Prosecutors today added manslaughter and felony hazing to their case against former FAMU drum major Jarrod Deas, who was once charged only with a misdemeanor.
Deas, 24, was scheduled to appear in court this morning on a misdemeanor charge of hazing in an incident involving fellow drum major Keon Hollis when Orange County Judge Martha Adams announced that prosecutors had added the more serious charges. Deas was accused of participating in the hazing of Hollis on the same parked charter bus where Robert Champion received a fatal pummeling after the Florida Classic football game at the Citrus Bowl on Nov. 19, 2011.
Deas is now also charged with manslaughter and felony hazing resulting in the death of Champion, 26, said defense lawyer Mutaqee Naim Akbar of Tallahassee.
Prosecutors had been weighing an upgrade for months but, Akbar said, they believe their case against Deas has been bolstered by testimony given by hazing defendants who accepted plea deals. Those include fellow drum majors, Shawn Turner and Rikki Wills, both of whom received probation and community-service sanctions.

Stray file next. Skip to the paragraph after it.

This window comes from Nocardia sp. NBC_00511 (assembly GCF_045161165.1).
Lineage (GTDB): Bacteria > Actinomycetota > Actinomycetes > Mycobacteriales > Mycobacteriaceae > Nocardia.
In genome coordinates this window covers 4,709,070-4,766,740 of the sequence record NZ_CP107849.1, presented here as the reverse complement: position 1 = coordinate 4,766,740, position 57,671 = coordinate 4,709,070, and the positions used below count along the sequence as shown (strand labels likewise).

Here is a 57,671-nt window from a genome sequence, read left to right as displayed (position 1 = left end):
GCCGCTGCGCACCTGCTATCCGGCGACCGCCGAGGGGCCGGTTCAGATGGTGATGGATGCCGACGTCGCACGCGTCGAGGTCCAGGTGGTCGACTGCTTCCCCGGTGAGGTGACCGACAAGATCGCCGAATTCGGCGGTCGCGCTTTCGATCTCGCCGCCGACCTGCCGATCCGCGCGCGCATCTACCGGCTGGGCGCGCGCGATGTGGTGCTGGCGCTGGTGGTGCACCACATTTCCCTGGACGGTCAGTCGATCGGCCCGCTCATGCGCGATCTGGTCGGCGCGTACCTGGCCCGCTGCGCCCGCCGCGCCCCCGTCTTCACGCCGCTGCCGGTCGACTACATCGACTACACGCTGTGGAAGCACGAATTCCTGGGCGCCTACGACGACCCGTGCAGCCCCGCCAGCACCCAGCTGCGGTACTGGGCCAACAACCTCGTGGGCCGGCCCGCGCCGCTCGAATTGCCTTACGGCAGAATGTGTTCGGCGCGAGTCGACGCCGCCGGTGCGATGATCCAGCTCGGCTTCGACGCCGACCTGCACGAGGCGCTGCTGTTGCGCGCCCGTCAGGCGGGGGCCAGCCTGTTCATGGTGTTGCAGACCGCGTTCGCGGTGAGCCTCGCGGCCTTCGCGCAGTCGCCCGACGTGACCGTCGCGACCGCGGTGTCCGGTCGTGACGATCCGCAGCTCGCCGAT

"They said they got information that Jarrod was on the bus with Robert Champion," Akbar said of prosecutors.
Deas, Hollis and Champion also were drum majors, student leaders of the band.
According to investigative reports, Hollis, who was not seriously injured, told investigators that Deas "helped" him complete the "crossing" ritual by pulling him to the back of the bus. Hollis submitted to the hazing minutes before Champion. Participants in the "Crossing Bus C" ritual must push from the front of the bus to the back through a gantlet of fellow band members who block the aisle and punch, kick and swing at them. No one had implicated Deas in Champion's death.
The difference between misdemeanor and felony hazing is the severity of injury.
Detectives concluded that band members sought to earn respect from their marching peers by completing the ritual.
The hazing scandal led to charges against more than a dozen former band members, forced university officials to suspend FAMU's iconic marching band indefinitely, prompted the sudden retirements of longtime band director Dr. Julian White and FAMU President James Ammons, and formed the basis of a lawsuit against the school.
Florida law makes no distinction among hazing participants who "help" or harm hazees. The act of participating is unlawful in Florida.
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